Content comes in all shapes and forms. As part of the daily work routine, we deal with documents, tasks, contacts (people) and events. For each type of content, we have a place to store and organize it in SharePoint. For documents – we have a document library, for events – we have Outlook calendar, for tasks – Tasks Web part or Planner and for Contacts – Contacts web part. And then we usually have “everything else” category – which does not fit the profile of any of the content above. That category could include informal notes, drafts, knowledge base, wiki, etc.
Luckily, there is a tool to handle and store that ”everything else” category, and that tool is called OneNote. Let me explain what this is all about and why you might want to look into this tool and make it THE tool of choice for your organization.
What is OneNote?
OneNote is Microsoft’s digital note-taking application. It is available for free on Windows PCs and is also included as part of SharePoint/Office 365 subscription.
What makes OneNote special?
Here are the reasons, that, in my opinion, make OneNote a standout tool.
Reason 1: Familiar interface
OneNote employs a familiar interface that is already part of other MS Office tools, like Word, Excel, PowerPoint. It has a horizontal ribbon across the top, where you can access all the commands and common operations.
Reason 2: Logical hierarchy
OneNote follows a “paper” notebook approach for organizing and storing notes electronically. Just like with the regular, paper-based notebook, where you have different pages and sections, OneNote follows the same exact terminology and methodology. Within OneNote, you can create:
Pages would be your regular pages in a notebook. For example, you could create a page for each meeting, where agenda and meeting minutes would be stored.
Pages are then organized into sections. A section is how you would typically break down your paper notebook, right? So you can have a section for Meetings, a section for Project Issues, Business requirements, etc.
Pages and Sections make up a single Notebook. Of course, you can create many different notebooks. For example, you can create a Notebook for each project.
Reason 3: Part of SharePoint Sites and Office 365 Groups
I will admit that I never thought much of OneNote until it became a default staple of SharePoint and Office 365. That’s right, every time you create a new SharePoint site, OneNote notebook is included by default (it resides in the Site Assets library). And there is usually a link from Quick Launch navigation as well.
Likewise, every time you create an Office 365 Group, OneNote is also included by default and is accessed via prominent link/navigation.
That also includes Office 365 Groups assets like Planner and Teams.
So, in summary, you can no longer escape OneNote – it is everywhere! :-) By being a default component of SharePoint and making it easily accessible, OneNote is a no-brainer when it comes to quick note-taking while working with other types of content.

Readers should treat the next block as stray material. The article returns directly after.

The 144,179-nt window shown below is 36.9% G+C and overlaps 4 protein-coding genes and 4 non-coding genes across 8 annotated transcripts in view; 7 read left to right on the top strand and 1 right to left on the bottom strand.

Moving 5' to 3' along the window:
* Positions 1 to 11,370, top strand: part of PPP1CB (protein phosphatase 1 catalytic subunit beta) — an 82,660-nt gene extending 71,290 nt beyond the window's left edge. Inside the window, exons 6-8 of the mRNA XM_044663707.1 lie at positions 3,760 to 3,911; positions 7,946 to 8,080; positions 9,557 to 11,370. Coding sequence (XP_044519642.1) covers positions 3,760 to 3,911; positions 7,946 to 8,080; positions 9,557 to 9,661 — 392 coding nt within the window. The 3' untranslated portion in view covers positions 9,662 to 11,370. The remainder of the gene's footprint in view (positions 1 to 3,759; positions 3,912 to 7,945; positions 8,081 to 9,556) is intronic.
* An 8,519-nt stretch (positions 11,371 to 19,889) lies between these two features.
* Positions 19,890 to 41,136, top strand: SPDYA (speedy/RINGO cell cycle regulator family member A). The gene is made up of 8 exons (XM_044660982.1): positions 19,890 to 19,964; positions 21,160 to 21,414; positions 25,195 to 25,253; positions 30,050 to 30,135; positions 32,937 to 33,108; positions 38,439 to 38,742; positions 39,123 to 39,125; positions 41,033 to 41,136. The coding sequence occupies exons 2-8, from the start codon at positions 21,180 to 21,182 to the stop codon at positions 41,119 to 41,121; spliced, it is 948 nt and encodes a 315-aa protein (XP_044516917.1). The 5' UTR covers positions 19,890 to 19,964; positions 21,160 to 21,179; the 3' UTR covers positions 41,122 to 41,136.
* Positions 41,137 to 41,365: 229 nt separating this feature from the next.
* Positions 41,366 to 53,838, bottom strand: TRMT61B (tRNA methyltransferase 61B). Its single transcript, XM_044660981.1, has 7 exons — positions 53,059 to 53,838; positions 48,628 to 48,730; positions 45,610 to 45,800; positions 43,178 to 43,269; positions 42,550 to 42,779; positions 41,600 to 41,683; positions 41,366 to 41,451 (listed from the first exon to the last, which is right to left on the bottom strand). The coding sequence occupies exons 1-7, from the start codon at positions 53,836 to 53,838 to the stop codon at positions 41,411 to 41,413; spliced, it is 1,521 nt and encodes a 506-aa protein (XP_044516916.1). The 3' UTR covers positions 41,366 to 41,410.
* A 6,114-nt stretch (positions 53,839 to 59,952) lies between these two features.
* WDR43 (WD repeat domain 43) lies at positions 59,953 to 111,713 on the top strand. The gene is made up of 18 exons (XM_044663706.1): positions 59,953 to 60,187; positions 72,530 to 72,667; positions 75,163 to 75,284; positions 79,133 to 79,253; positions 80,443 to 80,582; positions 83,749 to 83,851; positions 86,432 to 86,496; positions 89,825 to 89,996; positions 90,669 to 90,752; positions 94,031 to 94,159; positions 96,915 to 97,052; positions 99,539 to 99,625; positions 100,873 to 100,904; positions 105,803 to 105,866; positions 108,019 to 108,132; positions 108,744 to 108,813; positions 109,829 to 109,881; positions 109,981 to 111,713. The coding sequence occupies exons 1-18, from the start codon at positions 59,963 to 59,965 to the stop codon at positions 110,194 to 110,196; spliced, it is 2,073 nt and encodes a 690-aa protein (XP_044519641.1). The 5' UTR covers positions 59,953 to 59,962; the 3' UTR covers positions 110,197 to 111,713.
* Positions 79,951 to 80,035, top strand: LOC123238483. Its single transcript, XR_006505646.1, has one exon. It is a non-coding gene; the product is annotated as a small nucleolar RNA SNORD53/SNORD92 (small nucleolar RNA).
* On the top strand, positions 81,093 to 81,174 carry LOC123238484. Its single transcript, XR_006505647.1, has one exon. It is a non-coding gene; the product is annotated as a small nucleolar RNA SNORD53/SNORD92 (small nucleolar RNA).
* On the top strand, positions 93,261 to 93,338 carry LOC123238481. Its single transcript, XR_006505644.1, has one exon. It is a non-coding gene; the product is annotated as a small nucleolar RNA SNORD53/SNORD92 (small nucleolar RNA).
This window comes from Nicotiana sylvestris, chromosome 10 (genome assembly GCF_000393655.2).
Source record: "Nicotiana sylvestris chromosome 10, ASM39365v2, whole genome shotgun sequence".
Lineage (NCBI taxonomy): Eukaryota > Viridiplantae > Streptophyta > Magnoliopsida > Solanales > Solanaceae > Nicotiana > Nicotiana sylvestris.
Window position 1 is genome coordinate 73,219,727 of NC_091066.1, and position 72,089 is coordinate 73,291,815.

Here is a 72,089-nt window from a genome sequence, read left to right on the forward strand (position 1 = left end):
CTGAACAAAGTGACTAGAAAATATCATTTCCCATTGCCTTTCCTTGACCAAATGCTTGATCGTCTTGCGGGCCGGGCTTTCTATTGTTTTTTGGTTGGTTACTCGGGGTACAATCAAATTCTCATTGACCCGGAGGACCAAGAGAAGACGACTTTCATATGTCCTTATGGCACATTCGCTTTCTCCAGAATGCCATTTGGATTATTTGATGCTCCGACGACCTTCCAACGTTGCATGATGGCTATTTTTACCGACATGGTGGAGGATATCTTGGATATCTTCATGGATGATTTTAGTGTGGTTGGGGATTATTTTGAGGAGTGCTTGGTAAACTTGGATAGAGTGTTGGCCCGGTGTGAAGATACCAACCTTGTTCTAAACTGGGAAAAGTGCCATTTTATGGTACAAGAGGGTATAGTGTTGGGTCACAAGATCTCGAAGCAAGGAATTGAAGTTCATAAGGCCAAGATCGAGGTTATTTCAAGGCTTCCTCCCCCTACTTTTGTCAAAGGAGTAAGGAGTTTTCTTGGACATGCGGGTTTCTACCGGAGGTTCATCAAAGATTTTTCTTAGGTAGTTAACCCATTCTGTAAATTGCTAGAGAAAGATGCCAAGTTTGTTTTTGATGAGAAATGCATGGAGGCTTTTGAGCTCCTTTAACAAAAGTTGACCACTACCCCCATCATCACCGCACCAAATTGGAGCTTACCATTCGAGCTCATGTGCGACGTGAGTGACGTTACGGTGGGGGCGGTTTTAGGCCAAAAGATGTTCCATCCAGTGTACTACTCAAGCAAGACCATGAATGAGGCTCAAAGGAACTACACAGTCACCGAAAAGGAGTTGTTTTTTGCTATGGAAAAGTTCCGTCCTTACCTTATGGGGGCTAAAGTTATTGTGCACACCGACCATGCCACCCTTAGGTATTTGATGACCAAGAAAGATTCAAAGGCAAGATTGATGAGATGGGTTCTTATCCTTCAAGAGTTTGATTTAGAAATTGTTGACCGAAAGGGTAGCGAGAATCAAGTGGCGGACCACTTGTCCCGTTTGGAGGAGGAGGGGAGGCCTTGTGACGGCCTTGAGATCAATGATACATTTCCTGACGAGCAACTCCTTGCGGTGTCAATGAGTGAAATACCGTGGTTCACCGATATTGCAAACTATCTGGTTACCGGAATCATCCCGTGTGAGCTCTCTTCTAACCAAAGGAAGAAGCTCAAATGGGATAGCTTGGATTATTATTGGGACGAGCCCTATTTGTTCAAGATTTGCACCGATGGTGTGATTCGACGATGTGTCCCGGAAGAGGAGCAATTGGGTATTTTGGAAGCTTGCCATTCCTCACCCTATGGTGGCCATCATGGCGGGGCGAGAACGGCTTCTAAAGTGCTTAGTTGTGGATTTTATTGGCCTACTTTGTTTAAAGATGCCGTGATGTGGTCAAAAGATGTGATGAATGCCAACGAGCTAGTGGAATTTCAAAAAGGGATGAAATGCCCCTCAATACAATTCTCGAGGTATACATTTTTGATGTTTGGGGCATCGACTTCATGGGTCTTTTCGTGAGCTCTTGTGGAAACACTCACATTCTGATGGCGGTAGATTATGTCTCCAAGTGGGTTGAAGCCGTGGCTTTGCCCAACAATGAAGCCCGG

Reason 4: Integration with Outlook
OneNote has a pretty cool integration with Outlook. You can pull meeting details into OneNote from Outlook. Likewise, you can embed notes into your Appointment invite with just a click of a button. No more attachments and users asking to send them an Agenda!
Reason 5: Mobile-friendly
Just like SharePoint, OneDrive, and other MS Office tools, OneNote also has a mobile app. This makes OneNote easily accessible from the “field,” where there is no time to create formal documents.
Reason 6: Online editing
Like the rest of MS Office tools, OneNote can be edited in the browser. That means that you do not need to download the file or even have OneNote installed if you want to make quick OneNote changes “on the fly”.
How organizations use OneNote
The beauty about OneNote is that due to its nature (informal note taking), it can be used in a variety of different ways. Here are a few examples I have seen from my experience:
Project Meeting artifacts
OneNote is great for Project Management. As a matter of fact, I even blogged about OneNote being used extensively in the field of project management. You can use OneNote pages to communicate meeting agendas, meeting minutes, project status.
Company or Department Wiki
I have seen a lot of organizations utilizing OneNote to build a company Wiki! Yes, you can use SharePoint pages to build a company Wiki, but OneNote allows for all sorts of fancy editing one might find hard to accomplish with SharePoint pages (ability to insert and format tables, videos, images, etc.). Moreover, a structured format using pages and sections allows you to build a pretty structured knowledge base with native ways to organize information into logical buckets. On top of that, OneNote Notebook is fully searchable, which means that users can search by any keyword! So this makes OneNote a great candidate for a company or department Wiki.
User Feedback/Informal Requirements/Wish Lists
OneNote can also become a great tool to gather, say, business requirement for software or wish list items/feedback from users. Until you have a formal document in place, OneNote can also become a “dumping ground” for users to come in and type in whatever they want. Might be a quick way to gather some input from users without setting up complicated surveys or structure.